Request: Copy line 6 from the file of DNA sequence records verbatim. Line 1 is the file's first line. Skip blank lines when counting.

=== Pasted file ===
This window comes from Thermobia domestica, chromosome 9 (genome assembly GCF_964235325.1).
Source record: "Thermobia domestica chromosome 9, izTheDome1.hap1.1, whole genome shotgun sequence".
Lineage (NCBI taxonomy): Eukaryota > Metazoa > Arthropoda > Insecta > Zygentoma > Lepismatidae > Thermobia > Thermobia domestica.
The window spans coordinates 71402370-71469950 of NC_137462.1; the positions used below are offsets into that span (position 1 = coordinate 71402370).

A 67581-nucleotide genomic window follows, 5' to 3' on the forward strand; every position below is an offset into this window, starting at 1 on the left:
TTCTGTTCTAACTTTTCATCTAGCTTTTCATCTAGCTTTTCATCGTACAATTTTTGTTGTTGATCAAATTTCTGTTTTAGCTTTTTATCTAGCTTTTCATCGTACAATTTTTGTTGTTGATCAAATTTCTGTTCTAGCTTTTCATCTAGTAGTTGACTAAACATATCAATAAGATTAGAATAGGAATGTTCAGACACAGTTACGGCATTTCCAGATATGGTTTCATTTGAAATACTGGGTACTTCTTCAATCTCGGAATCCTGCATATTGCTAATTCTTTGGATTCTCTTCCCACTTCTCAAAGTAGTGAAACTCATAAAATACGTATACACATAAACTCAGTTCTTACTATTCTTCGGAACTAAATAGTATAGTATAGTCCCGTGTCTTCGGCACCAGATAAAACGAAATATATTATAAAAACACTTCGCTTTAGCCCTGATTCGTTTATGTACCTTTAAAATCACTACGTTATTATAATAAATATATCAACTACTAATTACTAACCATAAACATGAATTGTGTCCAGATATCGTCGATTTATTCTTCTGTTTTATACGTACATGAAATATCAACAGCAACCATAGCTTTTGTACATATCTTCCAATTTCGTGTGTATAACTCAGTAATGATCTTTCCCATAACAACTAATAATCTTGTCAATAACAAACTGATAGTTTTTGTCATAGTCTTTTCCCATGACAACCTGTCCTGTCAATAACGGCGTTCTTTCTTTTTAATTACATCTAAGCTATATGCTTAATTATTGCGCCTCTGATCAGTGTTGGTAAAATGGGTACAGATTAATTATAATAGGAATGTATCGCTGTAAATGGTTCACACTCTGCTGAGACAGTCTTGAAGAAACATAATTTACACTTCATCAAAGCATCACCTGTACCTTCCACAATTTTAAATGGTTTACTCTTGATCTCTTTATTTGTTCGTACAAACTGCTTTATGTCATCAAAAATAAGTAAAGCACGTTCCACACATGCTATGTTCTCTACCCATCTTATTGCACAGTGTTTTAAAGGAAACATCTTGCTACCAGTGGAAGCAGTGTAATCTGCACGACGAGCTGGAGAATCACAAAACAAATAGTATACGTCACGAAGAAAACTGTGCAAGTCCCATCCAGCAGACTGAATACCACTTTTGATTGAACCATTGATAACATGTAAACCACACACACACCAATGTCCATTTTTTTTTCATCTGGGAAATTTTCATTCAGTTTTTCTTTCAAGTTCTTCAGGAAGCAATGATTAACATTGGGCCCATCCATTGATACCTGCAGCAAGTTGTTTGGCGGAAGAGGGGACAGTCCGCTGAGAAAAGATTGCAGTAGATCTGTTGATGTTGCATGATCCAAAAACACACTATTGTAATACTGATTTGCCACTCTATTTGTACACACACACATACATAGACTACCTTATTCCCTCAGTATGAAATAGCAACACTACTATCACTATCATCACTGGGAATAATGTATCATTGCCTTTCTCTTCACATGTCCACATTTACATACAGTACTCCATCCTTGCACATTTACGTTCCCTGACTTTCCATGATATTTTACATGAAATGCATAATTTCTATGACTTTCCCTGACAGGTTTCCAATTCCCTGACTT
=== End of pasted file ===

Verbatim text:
TTCTGTTCTAACTTTTCATCTAGCTTTTCATCTAGCTTTTCATCGTACAATTTTTGTTGTTGATCAAATTTCTGTTTTAGCTTTTTATCTAGCTTTTCATCGTACAATTTTTGTTGTTGATCAAATTTCTGTTCTAGCTTTTCATCTAGTAGTTGACTAAACATATCAATAAGATTAGAATAGGAATGTTCAGACACAGTTACGGCATTTCCAGATATGGTTTCATTTGAAATACTGGGTACTTCTTCAATCTCGGAATCCTGCATATTGCTAATTCTTTGGATTCTCTTCCCACTTCTCAAAGTAGTGAAACTCATAAAATACGTATACACATAAACTCAGTTCTTACTATTCTTCGGAACTAAATAGTATAGTATAGTCCCGTGTCTTCGGCACCAGATAAAACGAAATATATTATAAAAACACTTCGCTTTAGCCCTGATTCGTTTATGTACCTTTAAAATCACTACGTTATTATAATAAATATATCAACTACTAATTACTAACCATAAACATGAATTGTGTCCAGATATCGTCGATTTATTCTTCTGTTTTATACGTACATGAAATATCAACAGCAACCATAGCTTTTGTACATATCTTCCAATTTCGTGTGTATAACTCAGTAATGATCTTTCCCATAACAACTAATAATCTTGTCAATAACAAACTGATAGTTTTTGTCATAGTCTTTTCCCATGACAACCTGTCCTGTCAATAACGGCGTTCTTTCTTTTTAATTACATCTAAGCTATATGCTTAATTATTGCGCCTCTGATCAGTGTTGGTAAAATGGGTACAGATTAATTATAATAGGAATGTATCGCTGTAAATGGTTCACACTCTGCTGAGACAGTCTTGAAGAAACATAATTTACACTTCATCAAAGCATCACCTGTACCTTCCACAATTTTAAATGGTTTACTCTTGATCTCTTTATTTGTTCGTACAAACTGCTTTATGTCATCAAAAATAAGTAAAGCACGTTCCACACATGCTATGTTCTCTACCCATCTTATTGCACAGTGTTTTAAAGGAAACATCTTGCTACCAGTGGAAGCAGTGTAATCTGCACGACGAGCTGGAGAATCACAAAACAAATAGTATACGTCACGAAGAAAACTGTGCAAGTCCCATCCAGCAGACTGAATACCACTTTTGATTGAACCATTGATAACATGTAAACCACACACACACCAATGTCCATTTTTTTTTCATCTGGGAAATTTTCATTCAGTTTTTCTTTCAAGTTCTTCAGGAAGCAATGATTAACATTGGGCCCATCCATTGATACCTGCAGCAAGTTGTTTGGCGGAAGAGGGGACAGTCCGCTGAGAAAAGATTGCAGTAGATCTGTTGATGTTGCATGATCCAAAAACACACTATTGTAATACTGATTTGCCACTCTATTTGTACACACACACATACATAGACTACCTTATTCCCTCAGTATGAAATAGCAACACTACTATCACTATCATCACTGGGAATAATGTATCATTGCCTTTCTCTTCACATGTCCACATTTACATACAGTACTCCATCCTTGCACATTTACGTTCCCTGACTTTCCATGATATTTTACATGAAATGCATAATTTCTATGACTTTCCCTGACAGGTTTCCAATTCCCTGACTT